Except for Mess Night, when all the DWS staff would gather at the UK Club for a slap up meal.
Keith and I presented ourselves at the Club half an hour or so prior to the actual meal. He introduced me to quite a few of the staff whose names, as usual with me, I immediately forgot. I played a game of darts. Then the clock ticked round to eight and Ted Hull, the senior engineer and head of station, announced that dinner was served. The two staff responsible came from either Goa or Pakistan, I think Goa because otherwise they’d have had big problems dealing with the idea of cooking ‘haram’ stuff like pork or serving alcohol.
Mess Night involved a course of soup with bread, then a first course, main course, dessert, and coffee, all with a choice of some pretty decent wines. The food was excellent especially considering the shortages of perishable items, especially the lack of dairy products. After the meal the drinking would move to the bar lounge and here, an honour system was operated. Anyone wanting a drink simply served themselves and made a note in a notebook as to what they’d had and signed it.
Everyone was very honest about complying (at NAAFI cost plus 10%, hy not!) but the system did have one unfortunate problem, in that as the members became more and more pissed, the signatures became increasingly undecipherable.
The UK Club bar.
From left to right:
the author, someone I've forgotten, and Mick Abbott.
On Fridays other than Mess Nights, another ceremonial meal was served in the Club dining room: Fish ‘n Chip night. This had humble beginnings: the staff would have a collection and buy some fresh fish and crayfish from the local Bedu. Then the two Goan club staff would cook it and serve it.
During my stay, fish n’ chip night reached new heights, as you can see by the photos in the gallery.
Once we had built our own launch and acquired an engine for it, (right) we took to the sea and pulled in huge catches of every sort of fish: warm water cod, sea bream, golden and pink bream, barracuda, king mackerel, and more.
I decided to try fishing off the reef and took my handline out there. This was a 200 pound nylon line with a huge hook and ten ounces of weight.
Masirah has a considerable reef mainly of cabbage and brain coral.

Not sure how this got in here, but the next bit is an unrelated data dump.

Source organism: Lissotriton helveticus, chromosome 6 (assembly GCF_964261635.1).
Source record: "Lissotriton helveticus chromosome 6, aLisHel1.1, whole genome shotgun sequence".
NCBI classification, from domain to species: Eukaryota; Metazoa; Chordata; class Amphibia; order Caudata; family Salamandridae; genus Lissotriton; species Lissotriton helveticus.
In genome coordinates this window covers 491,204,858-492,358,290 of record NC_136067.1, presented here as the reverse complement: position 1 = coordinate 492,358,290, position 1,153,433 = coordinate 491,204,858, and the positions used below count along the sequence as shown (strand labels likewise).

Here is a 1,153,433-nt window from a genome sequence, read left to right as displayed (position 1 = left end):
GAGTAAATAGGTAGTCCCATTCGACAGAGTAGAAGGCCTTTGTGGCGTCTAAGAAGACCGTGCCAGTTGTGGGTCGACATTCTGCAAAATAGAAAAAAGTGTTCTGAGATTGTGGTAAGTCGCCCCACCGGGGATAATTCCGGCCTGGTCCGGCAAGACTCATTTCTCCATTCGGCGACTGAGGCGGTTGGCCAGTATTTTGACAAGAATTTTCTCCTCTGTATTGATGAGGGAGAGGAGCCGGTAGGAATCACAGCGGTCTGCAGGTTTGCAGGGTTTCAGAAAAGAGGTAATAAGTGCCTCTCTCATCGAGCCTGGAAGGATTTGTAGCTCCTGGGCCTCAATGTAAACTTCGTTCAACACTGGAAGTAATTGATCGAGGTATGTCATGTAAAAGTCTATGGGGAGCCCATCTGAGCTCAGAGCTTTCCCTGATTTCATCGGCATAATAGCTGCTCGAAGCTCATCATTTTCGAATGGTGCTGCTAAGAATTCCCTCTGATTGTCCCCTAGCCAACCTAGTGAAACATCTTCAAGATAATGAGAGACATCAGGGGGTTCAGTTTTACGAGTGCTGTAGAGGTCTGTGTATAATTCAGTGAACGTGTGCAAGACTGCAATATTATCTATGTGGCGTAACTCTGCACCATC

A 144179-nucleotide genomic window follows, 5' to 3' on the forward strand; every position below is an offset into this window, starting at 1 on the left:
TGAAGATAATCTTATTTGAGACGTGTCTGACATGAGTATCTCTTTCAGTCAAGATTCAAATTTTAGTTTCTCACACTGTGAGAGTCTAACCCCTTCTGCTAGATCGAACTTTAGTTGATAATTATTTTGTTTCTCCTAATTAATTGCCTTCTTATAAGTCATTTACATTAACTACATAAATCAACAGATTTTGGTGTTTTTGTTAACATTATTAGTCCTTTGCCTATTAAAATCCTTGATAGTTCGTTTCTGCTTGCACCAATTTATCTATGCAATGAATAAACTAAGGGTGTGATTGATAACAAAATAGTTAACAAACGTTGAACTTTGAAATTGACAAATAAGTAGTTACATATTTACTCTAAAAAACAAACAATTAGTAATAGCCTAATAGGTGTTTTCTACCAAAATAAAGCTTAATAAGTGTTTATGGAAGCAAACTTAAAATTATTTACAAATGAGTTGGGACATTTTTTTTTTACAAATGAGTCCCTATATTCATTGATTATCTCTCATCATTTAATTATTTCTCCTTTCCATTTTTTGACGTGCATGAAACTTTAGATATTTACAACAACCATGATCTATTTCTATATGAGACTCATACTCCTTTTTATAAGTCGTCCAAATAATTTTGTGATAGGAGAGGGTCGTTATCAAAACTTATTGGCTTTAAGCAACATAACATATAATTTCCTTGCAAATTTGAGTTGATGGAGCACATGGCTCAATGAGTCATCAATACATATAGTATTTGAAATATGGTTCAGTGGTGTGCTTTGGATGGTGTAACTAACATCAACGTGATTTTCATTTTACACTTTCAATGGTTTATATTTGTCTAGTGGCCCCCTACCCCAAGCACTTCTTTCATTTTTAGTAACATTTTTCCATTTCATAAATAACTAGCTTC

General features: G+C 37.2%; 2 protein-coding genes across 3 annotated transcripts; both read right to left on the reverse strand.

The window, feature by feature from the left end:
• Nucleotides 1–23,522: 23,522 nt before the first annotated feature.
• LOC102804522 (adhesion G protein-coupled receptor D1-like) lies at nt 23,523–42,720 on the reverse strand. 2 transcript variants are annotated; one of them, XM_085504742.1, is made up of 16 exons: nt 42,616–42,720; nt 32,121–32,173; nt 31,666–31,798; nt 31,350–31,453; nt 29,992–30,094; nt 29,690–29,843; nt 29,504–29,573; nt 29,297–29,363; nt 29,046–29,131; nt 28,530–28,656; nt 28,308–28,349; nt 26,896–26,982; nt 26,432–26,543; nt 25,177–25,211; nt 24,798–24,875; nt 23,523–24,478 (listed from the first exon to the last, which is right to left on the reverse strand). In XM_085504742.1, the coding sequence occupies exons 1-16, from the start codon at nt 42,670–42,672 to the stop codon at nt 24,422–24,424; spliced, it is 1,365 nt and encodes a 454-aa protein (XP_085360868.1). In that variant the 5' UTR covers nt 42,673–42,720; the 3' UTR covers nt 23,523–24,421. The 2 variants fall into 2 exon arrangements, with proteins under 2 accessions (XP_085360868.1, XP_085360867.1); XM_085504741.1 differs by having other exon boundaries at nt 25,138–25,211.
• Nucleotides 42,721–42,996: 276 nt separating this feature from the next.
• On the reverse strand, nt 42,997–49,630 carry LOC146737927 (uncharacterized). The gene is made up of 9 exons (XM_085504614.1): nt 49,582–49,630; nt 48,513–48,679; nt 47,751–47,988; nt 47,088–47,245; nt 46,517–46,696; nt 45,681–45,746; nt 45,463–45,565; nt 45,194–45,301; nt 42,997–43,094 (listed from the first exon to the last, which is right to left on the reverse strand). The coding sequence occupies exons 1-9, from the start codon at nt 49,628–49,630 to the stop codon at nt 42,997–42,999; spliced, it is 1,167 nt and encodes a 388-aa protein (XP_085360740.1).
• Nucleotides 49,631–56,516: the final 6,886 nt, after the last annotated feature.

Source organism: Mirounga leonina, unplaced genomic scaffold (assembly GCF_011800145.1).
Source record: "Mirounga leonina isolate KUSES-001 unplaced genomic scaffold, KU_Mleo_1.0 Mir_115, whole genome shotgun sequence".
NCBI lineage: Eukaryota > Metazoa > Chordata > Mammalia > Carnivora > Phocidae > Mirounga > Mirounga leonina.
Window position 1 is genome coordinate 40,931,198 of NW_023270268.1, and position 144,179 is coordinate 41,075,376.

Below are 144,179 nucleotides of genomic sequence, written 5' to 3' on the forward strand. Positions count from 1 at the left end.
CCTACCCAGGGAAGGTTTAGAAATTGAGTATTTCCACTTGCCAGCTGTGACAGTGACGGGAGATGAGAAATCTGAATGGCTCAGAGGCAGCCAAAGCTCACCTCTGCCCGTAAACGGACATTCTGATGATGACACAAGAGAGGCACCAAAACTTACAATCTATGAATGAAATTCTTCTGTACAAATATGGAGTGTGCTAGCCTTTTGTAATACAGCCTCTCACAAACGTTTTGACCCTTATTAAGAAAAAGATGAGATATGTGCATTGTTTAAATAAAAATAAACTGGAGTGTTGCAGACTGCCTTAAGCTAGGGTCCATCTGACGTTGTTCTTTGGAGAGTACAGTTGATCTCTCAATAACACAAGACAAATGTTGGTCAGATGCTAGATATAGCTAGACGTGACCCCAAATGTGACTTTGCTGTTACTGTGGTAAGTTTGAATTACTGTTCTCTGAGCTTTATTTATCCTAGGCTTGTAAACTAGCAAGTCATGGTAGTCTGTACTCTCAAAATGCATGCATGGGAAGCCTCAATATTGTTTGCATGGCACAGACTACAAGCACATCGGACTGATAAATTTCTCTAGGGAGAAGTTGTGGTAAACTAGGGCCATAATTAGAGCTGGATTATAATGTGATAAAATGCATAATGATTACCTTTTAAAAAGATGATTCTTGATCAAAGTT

I walked out onto the reef, trying not to step on the prehistoric trilobite-like creatures that moved around on it.
When I got to a suitable-looking spot I circled the line around my head like a slingshot, and cast. I promptly caught something that made me shudder as I dragged it from the waves: a huge moray eel. The damn thing wound itself into a spiral round the line and I dare not risk trying to free it; they are dangerous, once they fix their teeth in you, it’s like marrying the creature. And their longevity is notorious.
I decided to carry it back at arms length as it were, to the Club where I would obtain suitable instruments to disgorge the thing without risk to life and limb. Also, I was unsure as to whether or not it might be edible.
It was quite a walk back, some twenty minutes at least, but finally I arrived with this eel that had, by this time, dessicated in the fierce heat. Evidently it could do with freshening up, so I went out the back and dropped it in the swimming pool. I was very dehydrated so I went into the bar and made myself an iced lime.
After gulping a good amount of the lime juice, I wandered outside just in time to notice one of the staff emerge from the changing room in his swimsuit and dive into the pool. Remembering I had left the moray in there, but all dried up, I decided to retrieve the animal and take it into the kitchen.
Unfortunately it was no longer dangling in the shallow end but had miraculously recovered and now decided to investigate the swimmer.
I have never seen anyone move as fast as that before. . .